Durham University launches sustainable living programme
(9 October 2006)
Durham University, one of Europe’s leading research-led universities, launched a Sustainable Living Programme which it hopes will save both energy and money for each of the colleges in its distinctive community.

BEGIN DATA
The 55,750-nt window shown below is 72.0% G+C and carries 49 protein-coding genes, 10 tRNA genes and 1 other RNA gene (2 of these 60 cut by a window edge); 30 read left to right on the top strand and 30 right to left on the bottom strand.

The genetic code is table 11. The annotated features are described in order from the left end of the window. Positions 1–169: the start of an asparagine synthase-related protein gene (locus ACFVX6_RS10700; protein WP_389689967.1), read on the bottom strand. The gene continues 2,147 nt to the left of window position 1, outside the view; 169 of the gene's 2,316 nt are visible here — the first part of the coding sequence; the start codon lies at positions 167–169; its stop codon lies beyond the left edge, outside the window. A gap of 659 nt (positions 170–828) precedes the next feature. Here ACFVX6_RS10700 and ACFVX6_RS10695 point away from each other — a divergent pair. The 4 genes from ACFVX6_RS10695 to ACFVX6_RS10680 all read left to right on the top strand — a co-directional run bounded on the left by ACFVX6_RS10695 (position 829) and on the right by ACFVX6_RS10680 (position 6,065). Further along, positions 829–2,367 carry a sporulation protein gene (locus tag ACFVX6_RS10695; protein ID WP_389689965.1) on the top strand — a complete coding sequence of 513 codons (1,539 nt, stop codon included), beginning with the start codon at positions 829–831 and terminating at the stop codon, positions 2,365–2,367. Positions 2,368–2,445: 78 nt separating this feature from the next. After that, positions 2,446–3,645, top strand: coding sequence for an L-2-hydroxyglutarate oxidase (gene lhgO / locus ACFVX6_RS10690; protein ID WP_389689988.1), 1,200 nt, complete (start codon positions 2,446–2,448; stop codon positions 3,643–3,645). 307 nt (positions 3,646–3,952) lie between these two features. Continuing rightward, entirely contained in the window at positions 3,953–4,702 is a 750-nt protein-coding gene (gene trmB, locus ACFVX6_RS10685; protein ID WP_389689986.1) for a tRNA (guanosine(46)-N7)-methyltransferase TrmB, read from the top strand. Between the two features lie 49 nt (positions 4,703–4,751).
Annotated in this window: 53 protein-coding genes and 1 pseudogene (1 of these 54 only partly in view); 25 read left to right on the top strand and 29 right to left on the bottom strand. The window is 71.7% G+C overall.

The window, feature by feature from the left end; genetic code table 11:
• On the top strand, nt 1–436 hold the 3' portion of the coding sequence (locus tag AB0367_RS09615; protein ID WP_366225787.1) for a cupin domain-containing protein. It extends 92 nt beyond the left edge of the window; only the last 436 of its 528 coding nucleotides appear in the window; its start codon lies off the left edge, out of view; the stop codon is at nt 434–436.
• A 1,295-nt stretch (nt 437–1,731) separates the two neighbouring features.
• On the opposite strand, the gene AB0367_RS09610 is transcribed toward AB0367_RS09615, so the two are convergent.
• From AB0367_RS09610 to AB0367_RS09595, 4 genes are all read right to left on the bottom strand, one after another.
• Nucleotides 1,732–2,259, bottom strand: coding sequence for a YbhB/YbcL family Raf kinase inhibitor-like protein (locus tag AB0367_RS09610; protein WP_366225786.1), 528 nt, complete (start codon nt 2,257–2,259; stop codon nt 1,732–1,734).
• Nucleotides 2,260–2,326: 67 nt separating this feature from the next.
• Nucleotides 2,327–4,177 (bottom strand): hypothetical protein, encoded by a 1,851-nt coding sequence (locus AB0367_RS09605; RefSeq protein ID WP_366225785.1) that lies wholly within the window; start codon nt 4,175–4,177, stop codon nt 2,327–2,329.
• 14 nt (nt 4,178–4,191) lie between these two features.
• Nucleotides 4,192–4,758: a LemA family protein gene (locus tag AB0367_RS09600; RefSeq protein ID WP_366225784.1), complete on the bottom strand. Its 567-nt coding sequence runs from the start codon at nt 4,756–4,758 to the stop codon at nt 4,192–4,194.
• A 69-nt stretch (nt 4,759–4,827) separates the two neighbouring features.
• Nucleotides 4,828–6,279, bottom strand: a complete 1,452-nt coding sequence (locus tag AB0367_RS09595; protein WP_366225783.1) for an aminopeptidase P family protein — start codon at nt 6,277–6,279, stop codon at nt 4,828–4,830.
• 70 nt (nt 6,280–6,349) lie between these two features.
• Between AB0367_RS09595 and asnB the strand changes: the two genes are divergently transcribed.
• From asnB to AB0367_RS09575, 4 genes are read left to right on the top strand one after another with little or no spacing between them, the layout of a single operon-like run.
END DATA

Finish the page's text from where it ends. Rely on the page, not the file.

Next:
The programme at Durham University is a joint venture between the institution’s sixteen colleges, its students (represented by college Environment Representatives), the Durham Student Union, and the University administration. It is led by a sustainable energy expert who oversaw the creation of a similar programme at Harvard University which saved the U.S institution over $100,000 annually after one year. The bespoke programme is unique in the UK as it relies on the students to share environmental information with their College peers. Most of this shared information is about sustainability, comfort, health, and efficiency issues. The students also provide suggestions to the College and University administration about infrastructure and policy-improvements that will remove barriers to student conservation. Each of the student environment representatives will work with the Durham Student Union Environmental Officer and Dr. Antje Danielson, Sustainable Energy Advisor at the University’s Earth Sciences department who oversaw the creation of a similar programme at Harvard University. This support team will work to streamline the student initiatives. Following an intensive workshop of networking and training the student environment representatives will meet every two weeks to coordinate environmental campaigns, designed to be consistently implemented across all sixteen of Durham’s Colleges. The support team will provide the students with campaign background information and advice. Dr. Danielson, who is also Deputy Director for Sustainability in the Centre for Research into Earth Energy Systems (CeREES), was chosen to lead this effort because of her experience in starting the Resource Efficiency Program at Harvard . She showed that this kind of programme could potentially reduce the CO2 emissions of the University by 500 tonnes and generate £40,000 in savings in the first year alone; the equivalent of the electricity consumption of 120 average households. Michelle Crawford, Bursar of Collingwood and Butler College and Sustainability Rep for the College Bursars commented on the changes in Durham University: ”The pace of change within Durham University towards environmental issues has been fantastic”. Dr. Peter Hopkinson, Director of the Bradford University Ecoversity project, who is cooperating with Dr. Danielson, echoed these thoughts and acclaimed the Durham programme as an important model for other universities to follow.